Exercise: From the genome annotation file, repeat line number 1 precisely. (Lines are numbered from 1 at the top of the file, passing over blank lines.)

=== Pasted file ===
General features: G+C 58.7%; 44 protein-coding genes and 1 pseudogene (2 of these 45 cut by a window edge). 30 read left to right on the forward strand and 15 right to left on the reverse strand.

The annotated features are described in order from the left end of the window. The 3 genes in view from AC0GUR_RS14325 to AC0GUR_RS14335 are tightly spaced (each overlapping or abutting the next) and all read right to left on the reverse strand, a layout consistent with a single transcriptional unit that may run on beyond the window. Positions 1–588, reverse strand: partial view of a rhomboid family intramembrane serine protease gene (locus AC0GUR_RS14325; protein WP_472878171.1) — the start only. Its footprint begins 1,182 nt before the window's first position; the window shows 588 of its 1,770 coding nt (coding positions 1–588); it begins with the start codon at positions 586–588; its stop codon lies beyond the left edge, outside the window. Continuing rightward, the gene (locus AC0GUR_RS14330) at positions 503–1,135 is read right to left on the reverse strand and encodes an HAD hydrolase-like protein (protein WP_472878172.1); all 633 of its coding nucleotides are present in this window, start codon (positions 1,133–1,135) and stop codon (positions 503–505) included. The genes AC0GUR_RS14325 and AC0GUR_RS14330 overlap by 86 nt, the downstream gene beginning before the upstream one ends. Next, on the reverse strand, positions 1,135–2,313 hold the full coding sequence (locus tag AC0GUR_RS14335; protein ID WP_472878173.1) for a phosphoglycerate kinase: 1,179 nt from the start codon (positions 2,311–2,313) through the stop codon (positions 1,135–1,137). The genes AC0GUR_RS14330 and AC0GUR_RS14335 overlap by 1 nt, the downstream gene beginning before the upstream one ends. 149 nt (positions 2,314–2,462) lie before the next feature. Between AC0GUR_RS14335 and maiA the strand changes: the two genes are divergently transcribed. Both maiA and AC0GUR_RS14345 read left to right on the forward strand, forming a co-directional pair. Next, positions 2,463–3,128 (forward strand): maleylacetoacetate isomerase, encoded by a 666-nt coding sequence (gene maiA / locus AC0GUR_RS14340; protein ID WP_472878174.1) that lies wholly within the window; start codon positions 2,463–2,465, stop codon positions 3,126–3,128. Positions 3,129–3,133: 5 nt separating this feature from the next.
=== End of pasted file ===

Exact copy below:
General features: G+C 58.7%; 44 protein-coding genes and 1 pseudogene (2 of these 45 cut by a window edge). 30 read left to right on the forward strand and 15 right to left on the reverse strand.